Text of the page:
NAMD Wiki: NamdOnLSF

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If your NAMD binary was built using an MPI build of Charm++ then you should ignore the following and run NAMD like any other MPI program on your cluster. The following only applies to NAMD binaries that are not built on MPI and require the charmrun program to launch parallel runs. If your charmrun is a script that calls mpirun then you may ignore it.

Platform Computing's LSF scheduler (

Here is a sample namd job sumbmission script to an LSF queuing system [on a 128 node dual core, dual processor EM64T Power Edge 1850 cluster running rocks 4.0]

#BSUB -J   your_job_name
#_Define the basename of your namd files 
set file = my_namd_file
#_select desired queue
#BSUB -q queue_name
#_no need for output/error files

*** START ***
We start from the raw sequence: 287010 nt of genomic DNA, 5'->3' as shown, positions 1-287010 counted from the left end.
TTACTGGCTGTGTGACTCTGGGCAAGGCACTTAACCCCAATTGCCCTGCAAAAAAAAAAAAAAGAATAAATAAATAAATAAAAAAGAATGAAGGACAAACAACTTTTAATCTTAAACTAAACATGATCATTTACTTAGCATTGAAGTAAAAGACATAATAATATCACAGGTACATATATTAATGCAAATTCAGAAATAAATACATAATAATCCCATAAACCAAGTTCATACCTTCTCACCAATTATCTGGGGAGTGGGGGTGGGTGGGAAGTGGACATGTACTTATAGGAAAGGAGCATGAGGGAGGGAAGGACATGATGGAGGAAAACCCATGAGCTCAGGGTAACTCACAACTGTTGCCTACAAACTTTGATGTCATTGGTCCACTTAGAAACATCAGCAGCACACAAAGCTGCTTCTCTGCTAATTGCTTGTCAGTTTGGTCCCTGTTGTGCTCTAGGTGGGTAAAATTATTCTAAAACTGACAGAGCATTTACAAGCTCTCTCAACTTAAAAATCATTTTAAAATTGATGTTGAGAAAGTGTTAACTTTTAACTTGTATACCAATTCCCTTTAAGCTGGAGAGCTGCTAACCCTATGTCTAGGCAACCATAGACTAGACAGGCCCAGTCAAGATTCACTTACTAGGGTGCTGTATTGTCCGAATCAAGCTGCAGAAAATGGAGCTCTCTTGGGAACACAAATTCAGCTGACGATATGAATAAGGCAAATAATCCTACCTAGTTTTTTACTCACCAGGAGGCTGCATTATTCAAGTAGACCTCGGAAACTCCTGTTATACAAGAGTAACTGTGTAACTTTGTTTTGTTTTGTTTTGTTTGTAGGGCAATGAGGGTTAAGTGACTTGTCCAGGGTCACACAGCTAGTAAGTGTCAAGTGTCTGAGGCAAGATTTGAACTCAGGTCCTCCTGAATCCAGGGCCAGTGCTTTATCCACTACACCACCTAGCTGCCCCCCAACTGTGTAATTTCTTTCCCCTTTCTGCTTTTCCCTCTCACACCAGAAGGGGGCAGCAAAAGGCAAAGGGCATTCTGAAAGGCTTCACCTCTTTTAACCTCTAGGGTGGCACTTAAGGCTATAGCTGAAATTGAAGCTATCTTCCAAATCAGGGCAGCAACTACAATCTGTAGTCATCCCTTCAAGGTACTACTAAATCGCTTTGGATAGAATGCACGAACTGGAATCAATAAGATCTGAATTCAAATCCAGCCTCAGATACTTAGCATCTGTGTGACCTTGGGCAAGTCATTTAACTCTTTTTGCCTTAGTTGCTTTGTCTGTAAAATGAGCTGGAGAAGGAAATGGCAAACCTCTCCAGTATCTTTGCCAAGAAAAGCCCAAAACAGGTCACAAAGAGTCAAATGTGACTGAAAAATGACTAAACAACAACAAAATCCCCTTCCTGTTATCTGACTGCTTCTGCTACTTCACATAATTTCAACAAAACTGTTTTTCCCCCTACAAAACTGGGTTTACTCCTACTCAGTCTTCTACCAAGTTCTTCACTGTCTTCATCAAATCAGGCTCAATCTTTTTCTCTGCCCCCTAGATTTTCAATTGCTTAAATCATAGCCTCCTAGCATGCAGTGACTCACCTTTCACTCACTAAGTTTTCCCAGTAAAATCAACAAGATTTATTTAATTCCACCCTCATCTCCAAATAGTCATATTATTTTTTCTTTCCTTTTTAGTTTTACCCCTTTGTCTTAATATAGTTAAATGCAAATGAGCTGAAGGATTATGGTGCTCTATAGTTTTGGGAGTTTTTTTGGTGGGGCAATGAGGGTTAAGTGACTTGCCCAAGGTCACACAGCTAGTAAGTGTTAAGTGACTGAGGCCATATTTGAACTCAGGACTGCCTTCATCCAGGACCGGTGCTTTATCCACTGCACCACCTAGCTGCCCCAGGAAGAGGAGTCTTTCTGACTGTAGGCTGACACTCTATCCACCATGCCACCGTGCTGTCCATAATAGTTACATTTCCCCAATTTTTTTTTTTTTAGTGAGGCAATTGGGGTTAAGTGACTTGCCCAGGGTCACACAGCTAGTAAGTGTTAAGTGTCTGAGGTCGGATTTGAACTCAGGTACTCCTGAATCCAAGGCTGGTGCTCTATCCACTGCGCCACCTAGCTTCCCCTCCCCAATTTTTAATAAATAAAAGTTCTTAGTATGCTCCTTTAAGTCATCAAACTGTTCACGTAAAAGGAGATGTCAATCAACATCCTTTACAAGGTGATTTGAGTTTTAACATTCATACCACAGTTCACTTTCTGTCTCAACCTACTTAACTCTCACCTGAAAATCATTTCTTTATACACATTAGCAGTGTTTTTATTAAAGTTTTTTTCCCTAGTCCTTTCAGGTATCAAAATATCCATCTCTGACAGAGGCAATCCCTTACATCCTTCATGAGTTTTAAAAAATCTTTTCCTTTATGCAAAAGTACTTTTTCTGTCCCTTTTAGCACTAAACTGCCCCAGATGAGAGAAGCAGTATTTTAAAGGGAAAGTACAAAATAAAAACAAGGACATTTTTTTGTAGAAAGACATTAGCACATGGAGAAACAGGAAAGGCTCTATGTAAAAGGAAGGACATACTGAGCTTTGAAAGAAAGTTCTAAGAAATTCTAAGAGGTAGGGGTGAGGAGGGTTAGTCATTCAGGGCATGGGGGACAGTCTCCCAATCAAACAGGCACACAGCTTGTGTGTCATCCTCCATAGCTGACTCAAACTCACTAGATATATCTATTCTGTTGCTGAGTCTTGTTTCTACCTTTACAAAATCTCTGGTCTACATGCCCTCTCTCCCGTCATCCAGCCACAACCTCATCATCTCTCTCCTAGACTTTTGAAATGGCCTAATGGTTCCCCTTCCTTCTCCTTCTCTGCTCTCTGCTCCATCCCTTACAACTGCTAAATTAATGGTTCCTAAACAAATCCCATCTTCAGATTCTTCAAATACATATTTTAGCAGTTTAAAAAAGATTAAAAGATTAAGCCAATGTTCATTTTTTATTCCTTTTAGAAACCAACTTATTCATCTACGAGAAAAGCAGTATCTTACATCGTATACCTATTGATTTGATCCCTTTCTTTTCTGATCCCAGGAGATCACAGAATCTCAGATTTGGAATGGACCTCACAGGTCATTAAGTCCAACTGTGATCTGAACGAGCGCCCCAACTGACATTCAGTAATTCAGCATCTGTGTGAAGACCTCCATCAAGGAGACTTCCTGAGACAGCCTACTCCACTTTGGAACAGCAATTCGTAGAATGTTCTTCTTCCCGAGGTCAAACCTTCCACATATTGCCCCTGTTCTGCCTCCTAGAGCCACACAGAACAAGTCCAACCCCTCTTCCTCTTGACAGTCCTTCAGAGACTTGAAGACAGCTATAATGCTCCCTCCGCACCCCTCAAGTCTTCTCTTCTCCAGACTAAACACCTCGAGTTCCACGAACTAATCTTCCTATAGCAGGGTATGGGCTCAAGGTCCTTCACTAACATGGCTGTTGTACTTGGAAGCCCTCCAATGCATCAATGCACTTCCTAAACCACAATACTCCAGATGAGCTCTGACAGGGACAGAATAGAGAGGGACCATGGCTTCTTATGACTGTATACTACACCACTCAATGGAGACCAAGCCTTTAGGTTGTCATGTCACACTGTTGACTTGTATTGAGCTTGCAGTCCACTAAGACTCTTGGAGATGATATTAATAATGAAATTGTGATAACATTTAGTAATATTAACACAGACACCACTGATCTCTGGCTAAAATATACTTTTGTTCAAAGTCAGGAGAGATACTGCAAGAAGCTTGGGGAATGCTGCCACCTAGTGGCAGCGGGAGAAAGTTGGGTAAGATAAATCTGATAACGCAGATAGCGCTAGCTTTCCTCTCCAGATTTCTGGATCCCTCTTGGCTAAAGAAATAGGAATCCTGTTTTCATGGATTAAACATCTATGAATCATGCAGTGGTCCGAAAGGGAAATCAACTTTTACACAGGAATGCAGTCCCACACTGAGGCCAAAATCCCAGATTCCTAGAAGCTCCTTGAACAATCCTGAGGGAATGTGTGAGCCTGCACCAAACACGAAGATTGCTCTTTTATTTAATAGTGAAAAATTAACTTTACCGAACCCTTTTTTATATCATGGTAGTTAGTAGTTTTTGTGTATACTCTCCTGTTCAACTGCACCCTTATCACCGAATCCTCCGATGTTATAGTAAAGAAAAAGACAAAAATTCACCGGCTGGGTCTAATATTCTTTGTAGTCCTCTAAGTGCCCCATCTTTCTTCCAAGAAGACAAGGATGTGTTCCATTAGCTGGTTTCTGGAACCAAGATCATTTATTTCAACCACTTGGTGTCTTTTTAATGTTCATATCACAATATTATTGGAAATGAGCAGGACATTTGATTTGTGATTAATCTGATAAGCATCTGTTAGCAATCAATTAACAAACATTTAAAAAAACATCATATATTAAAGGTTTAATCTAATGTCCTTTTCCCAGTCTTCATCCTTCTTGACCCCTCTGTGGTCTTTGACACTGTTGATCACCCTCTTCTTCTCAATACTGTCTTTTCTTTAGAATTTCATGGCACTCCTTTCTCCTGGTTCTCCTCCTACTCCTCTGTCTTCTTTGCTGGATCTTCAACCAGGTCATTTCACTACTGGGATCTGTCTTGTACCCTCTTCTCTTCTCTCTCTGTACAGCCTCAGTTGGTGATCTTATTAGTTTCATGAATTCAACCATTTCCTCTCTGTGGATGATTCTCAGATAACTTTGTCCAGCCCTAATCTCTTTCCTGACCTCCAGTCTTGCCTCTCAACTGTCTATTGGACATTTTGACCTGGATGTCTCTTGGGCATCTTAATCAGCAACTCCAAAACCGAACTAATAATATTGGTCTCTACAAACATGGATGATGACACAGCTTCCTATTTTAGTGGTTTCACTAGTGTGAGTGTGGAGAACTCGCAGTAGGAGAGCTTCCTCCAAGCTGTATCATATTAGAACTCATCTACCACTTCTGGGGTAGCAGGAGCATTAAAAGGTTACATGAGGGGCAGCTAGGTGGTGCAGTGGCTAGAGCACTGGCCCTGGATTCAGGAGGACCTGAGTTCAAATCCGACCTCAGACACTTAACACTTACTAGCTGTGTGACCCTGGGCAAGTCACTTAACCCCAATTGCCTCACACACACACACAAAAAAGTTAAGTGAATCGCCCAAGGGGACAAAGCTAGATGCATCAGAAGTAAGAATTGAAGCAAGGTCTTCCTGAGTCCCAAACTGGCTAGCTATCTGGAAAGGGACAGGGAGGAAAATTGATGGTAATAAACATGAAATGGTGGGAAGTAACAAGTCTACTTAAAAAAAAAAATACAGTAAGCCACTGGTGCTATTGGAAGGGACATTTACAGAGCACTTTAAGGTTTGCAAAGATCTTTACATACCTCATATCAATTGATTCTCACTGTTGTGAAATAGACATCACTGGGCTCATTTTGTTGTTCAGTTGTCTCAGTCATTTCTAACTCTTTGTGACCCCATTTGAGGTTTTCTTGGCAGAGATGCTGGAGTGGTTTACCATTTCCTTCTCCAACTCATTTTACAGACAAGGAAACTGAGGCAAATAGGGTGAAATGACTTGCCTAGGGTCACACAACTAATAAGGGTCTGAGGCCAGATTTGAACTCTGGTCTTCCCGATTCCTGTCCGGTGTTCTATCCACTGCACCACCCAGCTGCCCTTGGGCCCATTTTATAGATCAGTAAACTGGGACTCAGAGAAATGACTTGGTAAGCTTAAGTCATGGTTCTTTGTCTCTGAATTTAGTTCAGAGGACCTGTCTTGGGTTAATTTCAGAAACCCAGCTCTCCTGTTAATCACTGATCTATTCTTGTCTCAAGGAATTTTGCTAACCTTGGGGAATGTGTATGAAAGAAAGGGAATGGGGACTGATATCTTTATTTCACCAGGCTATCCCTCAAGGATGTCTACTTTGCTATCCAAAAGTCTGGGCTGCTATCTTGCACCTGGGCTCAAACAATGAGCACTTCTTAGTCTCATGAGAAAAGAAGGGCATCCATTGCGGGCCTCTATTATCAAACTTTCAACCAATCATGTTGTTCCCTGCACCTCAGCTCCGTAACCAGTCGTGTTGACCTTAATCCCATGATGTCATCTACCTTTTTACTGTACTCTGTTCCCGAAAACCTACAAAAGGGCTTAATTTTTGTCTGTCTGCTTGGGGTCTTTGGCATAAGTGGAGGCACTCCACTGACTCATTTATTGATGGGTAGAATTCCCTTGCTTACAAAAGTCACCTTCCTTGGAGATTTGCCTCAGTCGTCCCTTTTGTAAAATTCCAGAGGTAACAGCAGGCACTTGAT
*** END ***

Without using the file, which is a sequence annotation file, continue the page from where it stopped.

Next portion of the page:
#BSUB -o /dev/null   -e /dev/null
#_send e-mail notification when job finishes
#BSUB -u your_email_address
#_cd into your working directory
cd  your_working_directory
#_set the namd directory
set bindir = directory_with_namd_executables
#_Set number of CPUs (integer)
#BSUB -n   total_number_of_CPUs_requested
#_create nodelist file in the namd working directory using $LSB_HOSTS
#_Note: Ncpu = requested number of CPUs (see above) is needed by charmrun to start namd (see below)
set Ncpu = 0
set nodefile = nodelist
echo group main > $nodefile
set nodes = `echo $LSB_HOSTS `
echo $nodes
foreach node ( $nodes )
echo host $node >> $nodefile
@ Ncpu = $Ncpu + 1
#_Finally, Start the NAMD job
$bindir/charmrun ++remote-shell ssh ++nodelist $nodefile +p${Ncpu}  $bindir/namd2 ${file}.conf >& ${file}.log